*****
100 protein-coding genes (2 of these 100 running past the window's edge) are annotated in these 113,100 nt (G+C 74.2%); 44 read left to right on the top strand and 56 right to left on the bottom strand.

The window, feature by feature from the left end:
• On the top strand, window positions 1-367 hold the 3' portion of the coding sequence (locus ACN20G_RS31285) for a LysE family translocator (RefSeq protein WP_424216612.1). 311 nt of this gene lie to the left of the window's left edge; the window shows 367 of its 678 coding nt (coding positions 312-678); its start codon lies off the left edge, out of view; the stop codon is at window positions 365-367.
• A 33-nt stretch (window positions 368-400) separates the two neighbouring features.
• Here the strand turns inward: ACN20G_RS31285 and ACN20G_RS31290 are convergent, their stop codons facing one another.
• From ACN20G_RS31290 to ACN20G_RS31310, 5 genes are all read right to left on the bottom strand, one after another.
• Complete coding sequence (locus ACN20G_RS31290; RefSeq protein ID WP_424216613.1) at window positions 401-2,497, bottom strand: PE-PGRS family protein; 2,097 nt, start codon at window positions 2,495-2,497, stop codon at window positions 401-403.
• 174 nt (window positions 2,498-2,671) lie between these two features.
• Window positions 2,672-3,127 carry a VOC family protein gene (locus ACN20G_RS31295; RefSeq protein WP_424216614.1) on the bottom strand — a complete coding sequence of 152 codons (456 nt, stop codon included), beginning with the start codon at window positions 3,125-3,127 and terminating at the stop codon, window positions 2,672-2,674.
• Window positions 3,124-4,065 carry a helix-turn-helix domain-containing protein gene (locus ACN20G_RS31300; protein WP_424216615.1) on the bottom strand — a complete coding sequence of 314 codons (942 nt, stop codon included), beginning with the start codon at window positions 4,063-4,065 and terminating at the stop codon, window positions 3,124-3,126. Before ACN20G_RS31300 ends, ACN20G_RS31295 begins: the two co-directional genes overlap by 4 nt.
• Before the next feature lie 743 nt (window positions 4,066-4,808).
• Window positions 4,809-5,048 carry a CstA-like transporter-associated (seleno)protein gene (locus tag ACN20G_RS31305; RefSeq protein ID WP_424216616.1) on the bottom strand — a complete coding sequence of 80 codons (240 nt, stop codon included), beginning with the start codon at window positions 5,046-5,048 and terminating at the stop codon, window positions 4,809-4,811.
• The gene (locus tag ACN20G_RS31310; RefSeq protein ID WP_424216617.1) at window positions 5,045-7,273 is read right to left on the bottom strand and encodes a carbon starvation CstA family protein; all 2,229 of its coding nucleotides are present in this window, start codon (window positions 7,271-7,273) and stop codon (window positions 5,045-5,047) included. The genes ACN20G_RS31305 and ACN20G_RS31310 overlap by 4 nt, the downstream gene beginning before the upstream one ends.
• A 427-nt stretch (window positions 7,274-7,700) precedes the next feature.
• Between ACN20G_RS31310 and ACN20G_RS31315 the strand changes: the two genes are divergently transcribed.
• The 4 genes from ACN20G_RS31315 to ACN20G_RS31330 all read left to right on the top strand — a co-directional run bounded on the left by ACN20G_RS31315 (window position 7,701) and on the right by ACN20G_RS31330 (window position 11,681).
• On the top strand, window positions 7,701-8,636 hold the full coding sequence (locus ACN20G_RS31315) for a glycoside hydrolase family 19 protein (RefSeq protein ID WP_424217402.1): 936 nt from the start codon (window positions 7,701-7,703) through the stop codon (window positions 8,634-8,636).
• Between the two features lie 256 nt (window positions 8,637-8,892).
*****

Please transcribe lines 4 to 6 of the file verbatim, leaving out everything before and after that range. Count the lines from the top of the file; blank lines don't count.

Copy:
• A 33-nt stretch (window positions 368-400) separates the two neighbouring features.
• Here the strand turns inward: ACN20G_RS31285 and ACN20G_RS31290 are convergent, their stop codons facing one another.
• From ACN20G_RS31290 to ACN20G_RS31310, 5 genes are all read right to left on the bottom strand, one after another.